The Book of Leviticus
This book appears in the following featured collections.
- First Commentary Set by Brian LeStourgeon
- Recommended OT Commentaries by Denver Seminary Journal
- Commentaries I Would Not Do Without by R. Hansen
- Essential OT Commentaries for a Preacher's Library by Derek W. H. Thomas
- Basic Library Booklist by Detriot Baptist Theological Seminary
- Building an OT Commentary Library by Invitation to Biblical Interpretation (Kostenberger & Patterson)
- Top Old Testament Commentaries by Crux Sola (Nijay Gupta's Blog)
Simply a must have for understanding for those who are seeking to understand a difficult book. I can echo what has already been said about its clarity, eye towards the NT, etc. But I want to say also that I just sat down and read through it like any other book. It was that readable and that enjoyable. He picks up on the work of a lady scholar by the name of Douglas that really opens up door to understanding the clean and unclean distinctions which was one of the biggest take aways I had and very memorable too. He does a fantastic job of making clear the various sacrifices as well as the ethical section towards the end of the book. If you are looking to teach through, or just better understand Leviticus, certainly get Wenham. Get Morales(who shall ascend) for the theology and big picture of the book in its canonical context. If you want a newer commentary, perhaps get Jay Sklar too!
Wenham offers thoughtful analysis with a readable and interesting style, and includes sections on New Testament connections. Still well worth using after several decades. [Full Review]
Though now somewhat out of date, this is still my favourite commentary on Leviticus. Wenham deftly explains rituals and customs that are difficult to understand, and he is well attuned to New Testament connections. Reading this commentary is in itself a devotional experience.
From a more evangelical perspective.
The clear leader in the field is Wenham whose volume is recommended by every commentator on the commentaries. Jim Rosscup of the Master’s Seminary quotes Dan Phillips who says it is a “Sparkling, inviting and generally convincing effort at showing the modern meaning and relevance of Leviticus, based on the legitimate and inherent meaning of the text. [It is] indispensable for preaching or teaching, and rewarding for personal (serious) study.” Note that Wenham’s work on Genesis is also the most-recommended volume for that book. [Full Review]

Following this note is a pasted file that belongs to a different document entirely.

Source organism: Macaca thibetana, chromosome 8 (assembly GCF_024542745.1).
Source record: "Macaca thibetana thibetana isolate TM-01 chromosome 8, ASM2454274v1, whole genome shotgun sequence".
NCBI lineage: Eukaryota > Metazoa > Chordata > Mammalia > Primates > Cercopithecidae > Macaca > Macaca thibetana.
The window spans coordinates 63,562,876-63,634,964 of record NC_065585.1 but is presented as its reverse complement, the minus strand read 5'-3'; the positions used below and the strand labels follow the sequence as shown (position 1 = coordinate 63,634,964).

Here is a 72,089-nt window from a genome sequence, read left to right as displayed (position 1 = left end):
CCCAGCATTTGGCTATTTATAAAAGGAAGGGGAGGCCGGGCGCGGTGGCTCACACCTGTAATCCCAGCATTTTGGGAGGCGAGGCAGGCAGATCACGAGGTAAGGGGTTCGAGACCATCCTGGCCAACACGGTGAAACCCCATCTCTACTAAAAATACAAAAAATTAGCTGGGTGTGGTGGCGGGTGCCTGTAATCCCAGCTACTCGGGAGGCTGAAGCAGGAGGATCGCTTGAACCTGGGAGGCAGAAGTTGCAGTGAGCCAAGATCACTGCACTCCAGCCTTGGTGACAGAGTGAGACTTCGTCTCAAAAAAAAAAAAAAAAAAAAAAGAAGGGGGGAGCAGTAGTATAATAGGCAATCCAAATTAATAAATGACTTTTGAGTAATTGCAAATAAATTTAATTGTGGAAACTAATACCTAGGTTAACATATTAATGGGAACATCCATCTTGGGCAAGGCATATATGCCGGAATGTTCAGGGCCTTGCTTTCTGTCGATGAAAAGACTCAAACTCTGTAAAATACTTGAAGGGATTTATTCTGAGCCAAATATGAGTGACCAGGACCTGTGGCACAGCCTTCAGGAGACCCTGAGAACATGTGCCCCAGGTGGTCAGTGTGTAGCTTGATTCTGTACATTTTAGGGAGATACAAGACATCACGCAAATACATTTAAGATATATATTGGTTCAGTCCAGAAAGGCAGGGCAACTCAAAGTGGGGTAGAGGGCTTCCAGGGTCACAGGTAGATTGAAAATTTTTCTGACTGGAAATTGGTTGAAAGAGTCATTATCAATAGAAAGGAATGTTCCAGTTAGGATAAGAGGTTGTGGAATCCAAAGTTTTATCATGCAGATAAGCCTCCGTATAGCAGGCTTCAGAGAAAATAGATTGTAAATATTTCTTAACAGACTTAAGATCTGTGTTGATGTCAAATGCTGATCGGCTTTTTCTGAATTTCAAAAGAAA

Excellent commentary on the book of Leviticus by a leading evangelical scholar who is an expert on the Pentateuch.
This is a very good easy to read commentary. It would be appropriate for anyone whether scholar or pastor or simply one looking to understand Leviticus better. His interpretation is good and he helpfully has good overviews on some of the key issues that come up (“What is atonement? Why are somethings clean and other unclean? What were the purposes of the laws? What about punishments?”). Though of course each could lead one to further books for much greater detail, one is thankful for Wenham's clear concise explanations. This is definitely a great commentary to start any study of Leviticus with. This commentary, along with Tidball, will help one have a great experience in studying or teaching Leviticus.
Ambivalent regarding dating but exegesis of text is extremely useful.
Wenham is cogent and useful, and I like the way he makes the connections to the NT. Rooker (NAC, 2000) is a good second for the relationship to biblical theology. Hartley (WBC, 1992) is also good for thoughtfulness.
This commentary is not only the best commentary on the book of Leviticus, it is one of the best commentaries on any book of the Bible that I have read. [Full Review]
Gordon Wenham has my favorite commentary on this difficult book. Wenham is especially strong on understanding the theological significance of cleanness/uncleanness, holiness, and other ritual matters. It's not as detailed as some of the following commentaries, but I think it's the best starting place for a pastor or Bible teacher. He's got a good sense of the symbolism behind most of the laws that sound very strange to the modern ear and what they would have meant to Israel. He ends each section with some reflections on connecting the material he's just discussed with the New Testament. Especially helpful are his explanations of how the New Testament authors would consider the various festivals and sacrifices as fulfilled in Christ in different ways. I thoroughly enjoyed working through this commentary. Wenham spends little time speculating on source critical issues, due to the circularity of most such arguments and the wide divergence of source reconstructions among those who spend their time making what flimsy consensus there is even less of a consensus. [Full Review]
Evangelical application of anthropology to categories of holiness. Oriented toward New Testament applications. [Full Review]